Sometimes you start something really big and complicated – like entering a whole new kind of business for instance – and you really really hope that things are going to go well? Yeah, so about that . . .
A few months ago, it was announced that SyFy, Sean Daniel Company, and Alcon Entertainment had made a deal to make The Expanse into a TV show. Ten episodes, straight to series (which means we wouldn’t be making a pilot episode and then hoping that it got picked up – the deal was to just march straight ahead), with the two of us attached as producers which we figured meant doing pretty much anything we could to help support Mark Fergus and Hawk Ostby, who wrote the script for the first episode and agreed to spearhead the show. We came out to Los Angeles in . . . Jeez April, I think? We settled in to work, promising news as soon as we had it.
And then we went dark. It turns out releasing news about this kind of thing has an etiquette all its own. Even now, there are a bunch of things we know that we don’t get to tell you. But there is now some stuff to share.
First off, casting. This isn’t an easy project to cast. We were hoping to get as many folks to come play who both grokked genre and also knew how to do first-rate mainstream work. With that in mind, the role of Detective Miller is going to be played by Thomas Jane. Who, if you don’t know him, was designed in a government lab for the role. Seriously. He’d done The Punisher and Scott Pilgrim Vs The World and Stephen King’s The Mist and Dreamcatcher. The man knows his genre chops. And he’s also been in Boogie Nights and Magnolia and The Thin Red Line. And Hung, where he got the three Golden Globe nominations. He can play tough, he can play vulnerable, and most of all he can play someone who’s well-bruised by the world. There was a while there I was afraid we weren’t going to get him, but ever since we have, I’ve been tracking down clips of his performances and feeling like I just found a Banksy print in my alley. It’s that level of cool.
And then there’s the director. I was unaware coming in of how important the first director is in a new show like this. Turns out, sort of critical, because whatever they do, however they approach the show, it pretty much sets the tone for everyone who comes after. We already had a fair amount of Breaking Bad in our project’s DNA because we were working with Sharon Hall who developed it back when she was at Sony.
So now we have more.
Terry McDonough did several episodes of Breaking Bad, including the one called Better Call Saul which was for my money one of the best hours of one of the best shows in my lifetime. I didn’t know it, but I’d actually seen his work the first time years ago in a show called Wire in the Blood that I still remember. He’s won the BAFTA and Royal Television Society (UK) Awards. When they were talking to him about our show, he was actually in my hometown working with the folks on Better Call Saul. If you’re looking for someone who can take the project and see complex characters in serious conflicts, this is kind of your guy. He’s not one of the people who looks down on SF. He directed Brian Cox in Doctor Who: An Adventure in Time and Space and just got a Hugo nomination for it. He directed Patrick Stewart in The Eleventh Hour. Between his instincts for nuance and humanity and his track record for making character-centered, award-winning television, he’s a brilliant fit.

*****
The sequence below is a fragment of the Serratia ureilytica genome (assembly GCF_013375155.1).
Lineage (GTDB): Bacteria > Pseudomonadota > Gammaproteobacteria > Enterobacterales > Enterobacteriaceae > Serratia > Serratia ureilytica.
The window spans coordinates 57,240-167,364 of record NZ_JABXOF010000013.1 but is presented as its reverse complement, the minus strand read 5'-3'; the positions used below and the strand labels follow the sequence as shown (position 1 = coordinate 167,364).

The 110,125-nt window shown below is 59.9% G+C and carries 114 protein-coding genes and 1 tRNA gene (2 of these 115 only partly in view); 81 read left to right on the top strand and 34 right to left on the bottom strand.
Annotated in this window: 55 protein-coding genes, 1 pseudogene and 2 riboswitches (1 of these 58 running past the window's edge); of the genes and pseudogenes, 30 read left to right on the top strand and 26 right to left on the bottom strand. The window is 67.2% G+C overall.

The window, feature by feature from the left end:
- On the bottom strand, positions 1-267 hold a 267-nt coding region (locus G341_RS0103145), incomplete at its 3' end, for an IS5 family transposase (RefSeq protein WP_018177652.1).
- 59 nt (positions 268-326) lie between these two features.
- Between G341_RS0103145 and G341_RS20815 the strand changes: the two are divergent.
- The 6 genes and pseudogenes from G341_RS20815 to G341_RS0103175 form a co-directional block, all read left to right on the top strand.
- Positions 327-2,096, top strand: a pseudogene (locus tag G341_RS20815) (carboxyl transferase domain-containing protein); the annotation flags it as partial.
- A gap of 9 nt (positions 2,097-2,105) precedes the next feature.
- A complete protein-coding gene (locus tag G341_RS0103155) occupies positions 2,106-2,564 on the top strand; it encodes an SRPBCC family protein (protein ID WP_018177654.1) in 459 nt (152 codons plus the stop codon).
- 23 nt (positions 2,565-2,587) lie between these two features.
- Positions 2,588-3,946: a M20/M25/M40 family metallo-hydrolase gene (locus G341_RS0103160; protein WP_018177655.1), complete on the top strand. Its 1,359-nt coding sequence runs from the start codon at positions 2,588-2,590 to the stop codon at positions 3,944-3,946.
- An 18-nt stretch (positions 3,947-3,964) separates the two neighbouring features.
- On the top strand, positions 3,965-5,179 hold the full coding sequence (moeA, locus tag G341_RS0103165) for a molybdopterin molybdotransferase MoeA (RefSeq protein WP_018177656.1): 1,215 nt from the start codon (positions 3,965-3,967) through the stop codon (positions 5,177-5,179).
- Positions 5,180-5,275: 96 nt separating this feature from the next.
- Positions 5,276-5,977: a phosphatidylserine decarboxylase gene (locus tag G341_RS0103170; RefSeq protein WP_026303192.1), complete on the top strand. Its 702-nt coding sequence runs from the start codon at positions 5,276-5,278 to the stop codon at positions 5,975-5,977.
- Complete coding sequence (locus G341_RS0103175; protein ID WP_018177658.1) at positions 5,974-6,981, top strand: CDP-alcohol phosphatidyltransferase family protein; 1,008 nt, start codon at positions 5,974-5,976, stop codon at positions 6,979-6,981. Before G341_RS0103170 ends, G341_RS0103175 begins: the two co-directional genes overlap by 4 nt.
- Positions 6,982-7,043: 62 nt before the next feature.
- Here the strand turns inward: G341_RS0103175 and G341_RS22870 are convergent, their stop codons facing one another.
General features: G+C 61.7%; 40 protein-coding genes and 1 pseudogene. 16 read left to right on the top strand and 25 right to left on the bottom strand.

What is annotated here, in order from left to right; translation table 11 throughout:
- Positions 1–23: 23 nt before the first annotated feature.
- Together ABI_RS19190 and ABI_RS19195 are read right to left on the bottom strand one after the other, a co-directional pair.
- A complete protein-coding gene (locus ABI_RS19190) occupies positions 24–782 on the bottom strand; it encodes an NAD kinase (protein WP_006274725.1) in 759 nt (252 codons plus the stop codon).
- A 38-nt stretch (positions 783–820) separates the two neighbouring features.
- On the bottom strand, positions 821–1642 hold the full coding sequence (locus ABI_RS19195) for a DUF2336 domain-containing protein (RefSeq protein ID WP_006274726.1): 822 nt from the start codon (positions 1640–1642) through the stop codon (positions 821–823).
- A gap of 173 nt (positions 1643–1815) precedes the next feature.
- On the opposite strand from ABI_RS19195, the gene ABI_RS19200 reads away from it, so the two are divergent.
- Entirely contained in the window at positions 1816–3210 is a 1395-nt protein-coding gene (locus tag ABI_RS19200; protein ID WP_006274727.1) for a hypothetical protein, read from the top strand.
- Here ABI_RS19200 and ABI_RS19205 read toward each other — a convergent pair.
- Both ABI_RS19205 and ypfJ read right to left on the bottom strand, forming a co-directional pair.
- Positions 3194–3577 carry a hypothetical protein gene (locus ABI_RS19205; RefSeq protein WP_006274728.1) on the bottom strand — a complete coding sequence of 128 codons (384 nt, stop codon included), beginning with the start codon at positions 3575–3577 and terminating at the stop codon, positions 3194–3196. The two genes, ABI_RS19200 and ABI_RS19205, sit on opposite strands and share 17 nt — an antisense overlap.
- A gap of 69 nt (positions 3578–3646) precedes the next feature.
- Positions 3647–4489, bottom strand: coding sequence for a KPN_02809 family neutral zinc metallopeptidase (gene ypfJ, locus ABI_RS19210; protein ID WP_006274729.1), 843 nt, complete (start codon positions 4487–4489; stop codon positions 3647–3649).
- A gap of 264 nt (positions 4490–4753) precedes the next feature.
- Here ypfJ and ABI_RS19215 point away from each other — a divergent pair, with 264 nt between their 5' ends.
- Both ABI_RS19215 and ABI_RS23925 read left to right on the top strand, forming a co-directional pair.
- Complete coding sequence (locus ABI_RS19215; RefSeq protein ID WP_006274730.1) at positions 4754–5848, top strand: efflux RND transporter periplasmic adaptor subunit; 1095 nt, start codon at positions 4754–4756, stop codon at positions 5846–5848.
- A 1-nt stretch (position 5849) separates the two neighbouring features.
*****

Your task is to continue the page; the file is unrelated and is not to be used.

And then there’s the look of the sets and costumes, which I don’t get to show you. I can say this: we’ve gotten to be involved with a lot of the preliminary design and concept work. This has involved a lot of really cool art and conversations with Richard Taylor and his team at WETA in New Zealand. The folks that did Lord of the Rings. Yeah, them. And the production designer who’s going to take the concept work and carry it through? Seth Reed, who just got an Emmy nomination for Cosmos. And did the art direction on Minority Report and From the Earth to the Moon.
Also, we’ve been spending most of our time in the writer’s room with an amazing group of screenwriters. In addition to Mark and Hawk – who, I would like to say for the record, have some of the best instincts for story I’ve seen anywhere – Naren Shankar has come on board to help out. That might not be a name you know, but he worked as one flavor or another of producer on CSI from 2002 to 2010 while that show was not only one of the best rated but possibly the most visually stylish things on network TV. He’s worked on Star Trek and Farscape and The Outer Limits. And we have other writers who’ve come from shows like Mad Men (seriously, one of our writers has Emmy nominations from Mad Men), and The Killing and Burn Notice.
The adjective people keep using to describe this project is “ambitious.” We’re trying to write something that’s genre but doesn’t rely on a knowledge of genre. We’re trying to film something that’s dark and dramatic and also funny and humane. Something that actually moves the line forward on science fiction television.
You do something like that, you really really hope it’ll go well.
It’s going well.